Federal Circuits Myriad Decision Reaffirms Patentability of Isolated DNA Sequences
August 01, 2011
Christine Willgoos & Petra Scamborova
Summary of Opinion
On July 29, 2011, The U.S. Court of Appeals for the Federal Circuit decided
On the merits, the Court held that Myriad's patent composition claims directed to isolated DNA molecules, whether limited to cDNAs or not, are directed to patent-eligible subject matter under 35 U.S.C. § 101. Thus, the Court reversed the district courts grant of summary judgment of invalidity under § 101. The Court also reversed the district courts decision that Myriads method claims directed to screening potential cancer therapeutics is directed to patent-ineligible subject matter, holding that the claims were patent eligible because they contained transformative steps. The Court, however, affirmed the district courts decision that Myriads method claims directed to comparing and analyzing DNA sequences are patent ineligible because they include no transformative steps and instead cover only abstract, mental steps.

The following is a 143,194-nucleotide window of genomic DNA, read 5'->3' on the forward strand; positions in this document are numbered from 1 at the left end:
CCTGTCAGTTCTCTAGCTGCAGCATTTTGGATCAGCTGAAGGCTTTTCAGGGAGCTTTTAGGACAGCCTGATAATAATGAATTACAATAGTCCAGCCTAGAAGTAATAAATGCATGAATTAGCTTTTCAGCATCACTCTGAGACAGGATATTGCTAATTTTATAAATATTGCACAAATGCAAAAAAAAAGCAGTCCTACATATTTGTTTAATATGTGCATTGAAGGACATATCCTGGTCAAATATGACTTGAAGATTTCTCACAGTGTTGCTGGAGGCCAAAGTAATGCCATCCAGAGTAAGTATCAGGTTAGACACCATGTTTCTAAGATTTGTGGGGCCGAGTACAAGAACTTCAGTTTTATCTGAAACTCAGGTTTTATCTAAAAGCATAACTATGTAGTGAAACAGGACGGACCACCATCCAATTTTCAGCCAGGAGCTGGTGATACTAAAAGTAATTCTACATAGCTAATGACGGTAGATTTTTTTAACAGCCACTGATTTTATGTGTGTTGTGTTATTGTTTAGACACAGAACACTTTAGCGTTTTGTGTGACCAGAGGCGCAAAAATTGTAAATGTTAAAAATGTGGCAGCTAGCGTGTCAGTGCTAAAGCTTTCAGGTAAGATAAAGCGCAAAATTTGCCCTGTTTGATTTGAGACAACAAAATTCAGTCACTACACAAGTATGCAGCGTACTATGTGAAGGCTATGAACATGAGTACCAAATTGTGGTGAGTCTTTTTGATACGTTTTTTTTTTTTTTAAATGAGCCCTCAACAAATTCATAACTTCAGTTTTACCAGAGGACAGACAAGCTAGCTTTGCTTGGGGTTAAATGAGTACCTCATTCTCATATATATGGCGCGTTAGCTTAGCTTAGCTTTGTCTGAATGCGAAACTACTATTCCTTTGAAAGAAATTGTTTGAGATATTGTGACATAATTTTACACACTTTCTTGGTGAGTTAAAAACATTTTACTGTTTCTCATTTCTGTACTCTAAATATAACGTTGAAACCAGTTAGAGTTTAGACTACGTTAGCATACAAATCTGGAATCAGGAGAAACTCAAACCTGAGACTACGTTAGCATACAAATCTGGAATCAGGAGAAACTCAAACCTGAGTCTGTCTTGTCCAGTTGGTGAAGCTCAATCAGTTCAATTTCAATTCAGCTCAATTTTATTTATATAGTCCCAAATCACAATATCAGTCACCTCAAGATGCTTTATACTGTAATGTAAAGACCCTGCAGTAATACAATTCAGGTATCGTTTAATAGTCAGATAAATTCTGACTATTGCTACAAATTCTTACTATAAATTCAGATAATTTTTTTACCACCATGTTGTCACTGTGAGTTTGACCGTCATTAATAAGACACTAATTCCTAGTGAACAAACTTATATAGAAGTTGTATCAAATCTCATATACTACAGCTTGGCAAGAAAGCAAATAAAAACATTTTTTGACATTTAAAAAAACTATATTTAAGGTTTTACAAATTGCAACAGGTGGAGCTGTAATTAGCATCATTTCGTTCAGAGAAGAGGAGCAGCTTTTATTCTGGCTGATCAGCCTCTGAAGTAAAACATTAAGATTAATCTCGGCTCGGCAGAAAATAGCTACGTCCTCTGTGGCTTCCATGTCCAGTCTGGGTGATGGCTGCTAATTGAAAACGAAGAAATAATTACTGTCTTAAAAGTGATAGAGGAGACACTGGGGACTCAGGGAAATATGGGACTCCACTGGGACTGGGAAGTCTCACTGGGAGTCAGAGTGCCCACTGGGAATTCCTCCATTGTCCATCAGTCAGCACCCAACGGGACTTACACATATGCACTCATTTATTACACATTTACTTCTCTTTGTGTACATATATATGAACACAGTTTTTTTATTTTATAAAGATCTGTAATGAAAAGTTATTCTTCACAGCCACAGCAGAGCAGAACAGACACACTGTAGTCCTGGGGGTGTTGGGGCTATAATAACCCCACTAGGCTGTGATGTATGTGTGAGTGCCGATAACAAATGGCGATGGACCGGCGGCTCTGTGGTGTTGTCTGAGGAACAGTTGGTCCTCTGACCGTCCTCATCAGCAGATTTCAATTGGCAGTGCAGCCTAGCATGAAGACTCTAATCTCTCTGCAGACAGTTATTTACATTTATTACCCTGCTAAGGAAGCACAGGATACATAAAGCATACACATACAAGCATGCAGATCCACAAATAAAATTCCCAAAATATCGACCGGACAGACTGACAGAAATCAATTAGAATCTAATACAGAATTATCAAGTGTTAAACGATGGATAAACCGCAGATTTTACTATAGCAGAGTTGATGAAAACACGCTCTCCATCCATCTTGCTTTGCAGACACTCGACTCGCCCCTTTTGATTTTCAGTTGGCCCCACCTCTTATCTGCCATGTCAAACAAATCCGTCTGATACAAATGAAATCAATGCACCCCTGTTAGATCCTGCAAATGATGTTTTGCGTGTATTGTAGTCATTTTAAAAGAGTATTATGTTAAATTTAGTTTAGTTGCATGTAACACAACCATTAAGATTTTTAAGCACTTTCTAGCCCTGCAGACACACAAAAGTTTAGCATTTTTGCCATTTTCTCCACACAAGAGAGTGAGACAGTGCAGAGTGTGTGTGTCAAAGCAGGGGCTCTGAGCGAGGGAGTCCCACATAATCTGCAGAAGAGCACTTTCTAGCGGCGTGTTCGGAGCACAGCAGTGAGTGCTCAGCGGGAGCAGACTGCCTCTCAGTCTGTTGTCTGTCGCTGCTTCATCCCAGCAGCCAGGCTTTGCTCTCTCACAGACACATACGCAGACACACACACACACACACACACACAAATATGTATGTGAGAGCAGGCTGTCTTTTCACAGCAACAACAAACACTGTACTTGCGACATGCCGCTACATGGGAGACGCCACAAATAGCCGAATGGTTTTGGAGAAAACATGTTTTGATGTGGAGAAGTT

The Court's decision regarding claims directed to isolated DNA molecules followed Supreme Court precedent in construing § 101 language broadly. See 35 U.S.C. § 101; Myriad, slip op. at 36 (citation omitted) (In choosing such expansive terms . . . modified by the comprehensive any, Congress plainly contemplated that the patent laws would be given wide scope.). Notably, in deciding the patentability of Myriads method claims, the Court employed the "machine-or-transformation" test as a means by which to determine statutory subject matter under § 101 in light of Bilski v. Kappos, 130 S. Ct. 3218 (2010). See also Prometheus Labs., Inc. v. Mayo Collaborative Servs., 628 F.3d 1347, 1350 (Fed. Cir. 2010).